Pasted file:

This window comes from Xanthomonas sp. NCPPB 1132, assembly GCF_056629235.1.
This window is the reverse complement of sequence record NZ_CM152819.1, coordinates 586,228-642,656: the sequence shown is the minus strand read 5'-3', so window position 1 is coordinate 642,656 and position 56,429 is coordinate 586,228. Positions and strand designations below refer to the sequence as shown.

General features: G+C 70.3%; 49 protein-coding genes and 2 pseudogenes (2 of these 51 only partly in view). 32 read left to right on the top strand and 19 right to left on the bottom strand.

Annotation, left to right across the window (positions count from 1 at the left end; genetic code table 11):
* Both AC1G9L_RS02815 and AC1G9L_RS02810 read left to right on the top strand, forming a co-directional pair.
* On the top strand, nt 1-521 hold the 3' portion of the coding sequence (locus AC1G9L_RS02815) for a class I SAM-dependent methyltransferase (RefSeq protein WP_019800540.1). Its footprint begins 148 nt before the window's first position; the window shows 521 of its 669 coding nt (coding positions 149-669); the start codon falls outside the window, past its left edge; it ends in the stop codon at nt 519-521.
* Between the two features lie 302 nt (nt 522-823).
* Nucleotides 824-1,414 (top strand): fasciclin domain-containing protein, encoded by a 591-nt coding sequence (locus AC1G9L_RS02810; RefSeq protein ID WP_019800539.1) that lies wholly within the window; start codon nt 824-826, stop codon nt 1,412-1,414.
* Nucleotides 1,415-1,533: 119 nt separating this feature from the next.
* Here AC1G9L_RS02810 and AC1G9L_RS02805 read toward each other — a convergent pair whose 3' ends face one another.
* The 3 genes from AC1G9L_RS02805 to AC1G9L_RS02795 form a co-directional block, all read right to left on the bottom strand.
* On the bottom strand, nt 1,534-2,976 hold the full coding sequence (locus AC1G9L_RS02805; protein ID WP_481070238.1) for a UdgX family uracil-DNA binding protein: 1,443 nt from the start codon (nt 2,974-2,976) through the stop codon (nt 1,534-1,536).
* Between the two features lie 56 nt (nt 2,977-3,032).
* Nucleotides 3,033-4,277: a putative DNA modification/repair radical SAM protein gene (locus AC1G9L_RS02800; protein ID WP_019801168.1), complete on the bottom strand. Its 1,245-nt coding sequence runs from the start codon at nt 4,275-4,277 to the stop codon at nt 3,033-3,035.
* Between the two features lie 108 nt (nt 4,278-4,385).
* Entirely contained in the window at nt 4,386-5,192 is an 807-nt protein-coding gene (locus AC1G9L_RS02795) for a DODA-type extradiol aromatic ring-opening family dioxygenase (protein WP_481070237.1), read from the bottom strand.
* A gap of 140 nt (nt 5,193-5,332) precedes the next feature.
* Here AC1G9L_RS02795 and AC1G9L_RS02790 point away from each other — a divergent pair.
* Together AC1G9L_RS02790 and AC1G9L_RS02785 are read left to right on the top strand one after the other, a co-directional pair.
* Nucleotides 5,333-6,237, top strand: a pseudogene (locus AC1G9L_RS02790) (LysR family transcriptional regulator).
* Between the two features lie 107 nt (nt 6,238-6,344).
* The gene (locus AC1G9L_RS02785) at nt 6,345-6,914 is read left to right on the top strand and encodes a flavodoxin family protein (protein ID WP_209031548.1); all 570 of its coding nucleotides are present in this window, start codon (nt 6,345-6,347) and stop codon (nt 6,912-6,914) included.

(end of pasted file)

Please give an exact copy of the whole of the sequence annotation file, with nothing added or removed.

This window comes from Xanthomonas sp. NCPPB 1132, assembly GCF_056629235.1.
This window is the reverse complement of sequence record NZ_CM152819.1, coordinates 586,228-642,656: the sequence shown is the minus strand read 5'-3', so window position 1 is coordinate 642,656 and position 56,429 is coordinate 586,228. Positions and strand designations below refer to the sequence as shown.

General features: G+C 70.3%; 49 protein-coding genes and 2 pseudogenes (2 of these 51 only partly in view). 32 read left to right on the top strand and 19 right to left on the bottom strand.

Annotation, left to right across the window (positions count from 1 at the left end; genetic code table 11):
* Both AC1G9L_RS02815 and AC1G9L_RS02810 read left to right on the top strand, forming a co-directional pair.
* On the top strand, nt 1-521 hold the 3' portion of the coding sequence (locus AC1G9L_RS02815) for a class I SAM-dependent methyltransferase (RefSeq protein WP_019800540.1). Its footprint begins 148 nt before the window's first position; the window shows 521 of its 669 coding nt (coding positions 149-669); the start codon falls outside the window, past its left edge; it ends in the stop codon at nt 519-521.
* Between the two features lie 302 nt (nt 522-823).
* Nucleotides 824-1,414 (top strand): fasciclin domain-containing protein, encoded by a 591-nt coding sequence (locus AC1G9L_RS02810; RefSeq protein ID WP_019800539.1) that lies wholly within the window; start codon nt 824-826, stop codon nt 1,412-1,414.
* Nucleotides 1,415-1,533: 119 nt separating this feature from the next.
* Here AC1G9L_RS02810 and AC1G9L_RS02805 read toward each other — a convergent pair whose 3' ends face one another.
* The 3 genes from AC1G9L_RS02805 to AC1G9L_RS02795 form a co-directional block, all read right to left on the bottom strand.
* On the bottom strand, nt 1,534-2,976 hold the full coding sequence (locus AC1G9L_RS02805; protein ID WP_481070238.1) for a UdgX family uracil-DNA binding protein: 1,443 nt from the start codon (nt 2,974-2,976) through the stop codon (nt 1,534-1,536).
* Between the two features lie 56 nt (nt 2,977-3,032).
* Nucleotides 3,033-4,277: a putative DNA modification/repair radical SAM protein gene (locus AC1G9L_RS02800; protein ID WP_019801168.1), complete on the bottom strand. Its 1,245-nt coding sequence runs from the start codon at nt 4,275-4,277 to the stop codon at nt 3,033-3,035.
* Between the two features lie 108 nt (nt 4,278-4,385).
* Entirely contained in the window at nt 4,386-5,192 is an 807-nt protein-coding gene (locus AC1G9L_RS02795) for a DODA-type extradiol aromatic ring-opening family dioxygenase (protein WP_481070237.1), read from the bottom strand.
* A gap of 140 nt (nt 5,193-5,332) precedes the next feature.
* Here AC1G9L_RS02795 and AC1G9L_RS02790 point away from each other — a divergent pair.
* Together AC1G9L_RS02790 and AC1G9L_RS02785 are read left to right on the top strand one after the other, a co-directional pair.
* Nucleotides 5,333-6,237, top strand: a pseudogene (locus AC1G9L_RS02790) (LysR family transcriptional regulator).
* Between the two features lie 107 nt (nt 6,238-6,344).
* The gene (locus AC1G9L_RS02785) at nt 6,345-6,914 is read left to right on the top strand and encodes a flavodoxin family protein (protein ID WP_209031548.1); all 570 of its coding nucleotides are present in this window, start codon (nt 6,345-6,347) and stop codon (nt 6,912-6,914) included.